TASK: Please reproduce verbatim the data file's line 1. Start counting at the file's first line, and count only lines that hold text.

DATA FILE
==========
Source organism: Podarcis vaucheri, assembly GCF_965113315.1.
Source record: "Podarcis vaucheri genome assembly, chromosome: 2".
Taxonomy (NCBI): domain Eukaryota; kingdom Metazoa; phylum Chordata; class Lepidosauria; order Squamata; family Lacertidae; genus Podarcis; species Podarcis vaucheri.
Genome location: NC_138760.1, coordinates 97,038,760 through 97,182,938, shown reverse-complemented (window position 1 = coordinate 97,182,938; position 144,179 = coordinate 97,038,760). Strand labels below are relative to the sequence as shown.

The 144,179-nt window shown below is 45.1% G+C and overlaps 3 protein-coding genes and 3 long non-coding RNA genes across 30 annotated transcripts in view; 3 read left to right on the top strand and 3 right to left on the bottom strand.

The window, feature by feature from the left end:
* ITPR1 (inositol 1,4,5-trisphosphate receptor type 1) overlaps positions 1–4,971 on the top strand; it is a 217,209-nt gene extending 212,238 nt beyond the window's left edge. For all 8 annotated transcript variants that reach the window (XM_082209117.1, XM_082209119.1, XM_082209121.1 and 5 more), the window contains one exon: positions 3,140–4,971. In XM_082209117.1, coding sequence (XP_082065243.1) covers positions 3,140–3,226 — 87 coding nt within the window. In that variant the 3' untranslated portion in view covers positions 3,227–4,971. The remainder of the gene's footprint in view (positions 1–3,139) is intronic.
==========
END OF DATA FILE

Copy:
Source organism: Podarcis vaucheri, assembly GCF_965113315.1.